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Well, you've been to London more often than I have, but I've gone there more recently and to the places you mentioned.

I do think the Oyster you described is best.

We adored the Courtauld. It is charming, compact, but with some impressive pieces in a lovely setting. It's really a nice little bite to chew for an hour or two, especially if you spend a few moments relaxing in the Somerset House courtyard.

I agree with PalenQ that Oxford doesn't really require a guide, but it might be kind of fun to do that. For a more DIY approach, there are audio walking guides available online that you can download to your iPod/iPhone or MP3 player. This would give you more freedom & flexibility to shut off the guide at any point when you want to pop into the covered market for awhile, float a canoe down the Cherwell, or just spend extra time photographing the gargoyles.
sap is offline  
Jul 20th, 2010, 08:47 AM
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The official route Ediunburgh-Oxford train route gives you a painless change at Wolverhampton or Stafford, and it's usually quicker than shlepping across north London between terminal stations.

The quickest (and usually cheapest) way from Edinburgh to Oxford is to fly to Heathrow then bus, or to Birmingham or Southampton, then train. Buses from Heathrow are every 20-30 mins: trains from Bham and Soton airports every hour. Flying to Luton is probably cheaper still, but it's a pain of a bus journey.

Oxford's probably the most unsuitable city in Europe for HOHO buses. Buses aren't allowed into most of the areas where there are interesting buildings, so a huge proportion of the buses' route goes round ugly engineering buildings. The official city walking tours are far, far better, and concentrate on the historic core, rather than the city's late Victorian suburbs.

Ignore PalQ's URLs, which don't refer to the walking tours. You want the tours at http://www.visitoxford.org/thedms.as...n=306&p1=tours

Bespoke guides are fine if you've got a specific interest - but for a general walk round, the Visit Oxford ones are fine. This isn't a city where the guides recite a script they've learned by rote.
flanneruk is offline  
Jul 20th, 2010, 09:06 AM
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For a half day why not just get the tourist office (in train station) walking map and do you own putz - hit the main sights yourself - like Christ Church and its meadow and save about $50 - Oxford is compact you do not need any guided tour to enjoy it IME.
PalenQ is offline  
Jul 20th, 2010, 09:06 AM
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There is a wonderful painting by Roger Frye in the Courtauld that appears to be based on a self-portrait by Cezanne in the Philips Collection in Washington, DC. I can't wait to get back and see (if only postcard to protrait comparison) how close they really are. It is a lovely collection, and they have good special exhibitions.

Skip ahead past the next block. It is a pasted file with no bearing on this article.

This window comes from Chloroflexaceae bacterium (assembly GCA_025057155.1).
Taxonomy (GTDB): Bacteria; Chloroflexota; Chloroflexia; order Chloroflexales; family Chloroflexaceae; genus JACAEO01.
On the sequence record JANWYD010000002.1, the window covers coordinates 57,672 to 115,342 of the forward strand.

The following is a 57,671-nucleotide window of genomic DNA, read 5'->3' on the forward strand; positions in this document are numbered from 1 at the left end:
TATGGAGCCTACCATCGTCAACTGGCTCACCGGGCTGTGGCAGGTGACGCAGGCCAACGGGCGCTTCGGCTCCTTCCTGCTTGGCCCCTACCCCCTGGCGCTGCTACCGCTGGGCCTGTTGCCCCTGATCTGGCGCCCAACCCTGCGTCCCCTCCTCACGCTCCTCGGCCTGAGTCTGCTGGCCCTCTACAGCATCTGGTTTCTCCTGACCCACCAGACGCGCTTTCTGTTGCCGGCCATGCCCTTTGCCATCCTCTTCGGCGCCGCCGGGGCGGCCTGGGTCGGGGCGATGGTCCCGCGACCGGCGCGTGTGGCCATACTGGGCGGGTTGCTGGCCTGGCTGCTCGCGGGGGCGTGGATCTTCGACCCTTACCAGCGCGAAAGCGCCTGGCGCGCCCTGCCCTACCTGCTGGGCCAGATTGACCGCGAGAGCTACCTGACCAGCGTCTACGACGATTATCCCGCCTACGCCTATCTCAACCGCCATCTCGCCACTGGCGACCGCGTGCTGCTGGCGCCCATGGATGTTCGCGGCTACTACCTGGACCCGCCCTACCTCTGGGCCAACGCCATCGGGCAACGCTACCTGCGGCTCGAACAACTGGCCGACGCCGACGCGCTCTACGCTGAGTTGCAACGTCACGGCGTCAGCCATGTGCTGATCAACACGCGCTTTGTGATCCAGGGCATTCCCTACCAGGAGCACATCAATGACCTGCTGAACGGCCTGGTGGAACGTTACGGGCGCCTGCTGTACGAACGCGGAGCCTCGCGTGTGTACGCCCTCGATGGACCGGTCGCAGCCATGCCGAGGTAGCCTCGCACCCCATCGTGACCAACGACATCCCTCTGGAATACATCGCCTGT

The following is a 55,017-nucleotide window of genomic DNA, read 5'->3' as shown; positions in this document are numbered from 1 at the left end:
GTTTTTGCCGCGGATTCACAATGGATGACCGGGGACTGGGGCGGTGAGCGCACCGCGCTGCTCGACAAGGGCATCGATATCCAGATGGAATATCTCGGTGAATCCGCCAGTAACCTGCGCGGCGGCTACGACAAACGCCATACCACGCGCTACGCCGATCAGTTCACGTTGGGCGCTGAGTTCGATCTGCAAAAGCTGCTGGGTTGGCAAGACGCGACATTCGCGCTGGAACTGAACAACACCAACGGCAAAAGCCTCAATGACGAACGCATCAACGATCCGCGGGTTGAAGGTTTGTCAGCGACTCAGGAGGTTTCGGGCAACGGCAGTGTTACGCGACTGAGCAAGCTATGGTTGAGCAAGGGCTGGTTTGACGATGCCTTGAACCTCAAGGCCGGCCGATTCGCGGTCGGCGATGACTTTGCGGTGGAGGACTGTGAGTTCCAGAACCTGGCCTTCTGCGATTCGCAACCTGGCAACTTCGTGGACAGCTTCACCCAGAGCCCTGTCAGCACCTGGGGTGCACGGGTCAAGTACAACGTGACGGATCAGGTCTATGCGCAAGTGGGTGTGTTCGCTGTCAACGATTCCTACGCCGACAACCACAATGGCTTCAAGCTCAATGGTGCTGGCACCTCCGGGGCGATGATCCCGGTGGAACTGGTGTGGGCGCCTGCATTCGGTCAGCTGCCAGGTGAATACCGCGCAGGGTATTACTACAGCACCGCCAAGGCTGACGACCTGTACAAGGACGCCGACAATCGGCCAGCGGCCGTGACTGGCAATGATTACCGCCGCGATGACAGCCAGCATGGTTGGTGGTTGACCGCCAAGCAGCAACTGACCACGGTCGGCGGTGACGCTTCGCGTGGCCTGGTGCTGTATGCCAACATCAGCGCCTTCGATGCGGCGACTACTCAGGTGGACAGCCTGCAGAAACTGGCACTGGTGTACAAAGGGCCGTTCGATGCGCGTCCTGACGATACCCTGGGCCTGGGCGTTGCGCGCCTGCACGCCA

Mimar's recommendation of Sir John's Soane's Museum (nearby) is spot on, though I like it best later in the year when they light the candles. Also in the area are the Inns of Court. I once had the experience of looking in at a solicitors window in one of the Inns in the area (Lincoln's?) and watching the staff tie up documents in red tape! A cliche come to life!

A different part of London, but do you know the Wallace Collection? It has a spectacular collection and an excellent restaurant.
Ackislander is offline  
Jul 20th, 2010, 09:27 AM
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Oxford University England - Guide to a Walk Around Oxford ...
Oxford University England - Guide to a Half-Day Walk Around Oxford University - An Oxford University Walk in Pictures - Tour Oxford University on Foot.

Here is an on your own walking tour of Oxford.
PalenQ is offline  
Jul 20th, 2010, 01:13 PM
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The TI office runs several specific tours like Inspector Morse or CSLewis/Tolkien among others as well as general ones. Check out their website for walking tours of Oxford. For the more popular limited ones it's best to reserve a spot. Others are just walkups. We had the most marvelous Insp. Morse tour which wasn't just about that character but included lots of Oxford, too. They all take about 2 hours and leave from the TI office (on High Street?) Oxford is worth more than a half day if you can carve out any more time, though.
texasbookworm is offline  
Jul 20th, 2010, 01:24 PM
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Yes indeed IME a half day is not nearly enough - why not come for a day and a half and leisurely take the guided walks and perhaps one of the ones at night, if Oxford like most towns have special 'ghost walks' etc at night or events like plays or just wondering the thronged pedestrian shopping centre - going into famous bookstores like Blackwalls (right name?), wandering into various colleges and their courtyards and classical buildings, walking a bit along the canal towpath to a country pub, etc.
PalenQ is offline  
Jul 21st, 2010, 10:44 AM
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Thanks so much for all the replies and suggestions. Just to clear up any confusion, we are actually in Oxford for 2 days, I was just looking for a guided 1/2 day so we could spend the rest exploring on our own. The links provided are great, thanks again!
Philafornia is offline  
Jul 21st, 2010, 10:53 AM
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Good! Even some relatively minor sights in Oxford, such as the Ashmolean (sp?) Museum - minor compared to the famous colleges, etc. would be major draws in other places - and this museum i found delightful with a surprise at every turn in its really eclectic collection.
PalenQ is offline  
Jul 21st, 2010, 12:54 PM
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The walking tours going from the Tourist Information office on Broad Street are generally very good. They run from outside the TI office several times a day and are very reasonably priced.


flanner has given you a link above to the actual list of tours and timetables.

I took one recently, thinking I needed to know a bit more about a city barely 40 miles from where I live yet rarely visit. The guide was most enthusiastic if somewhat verbose and I found him a little tedious because of this. However it was a good experience and overall I enjoyed it.
julia_t is offline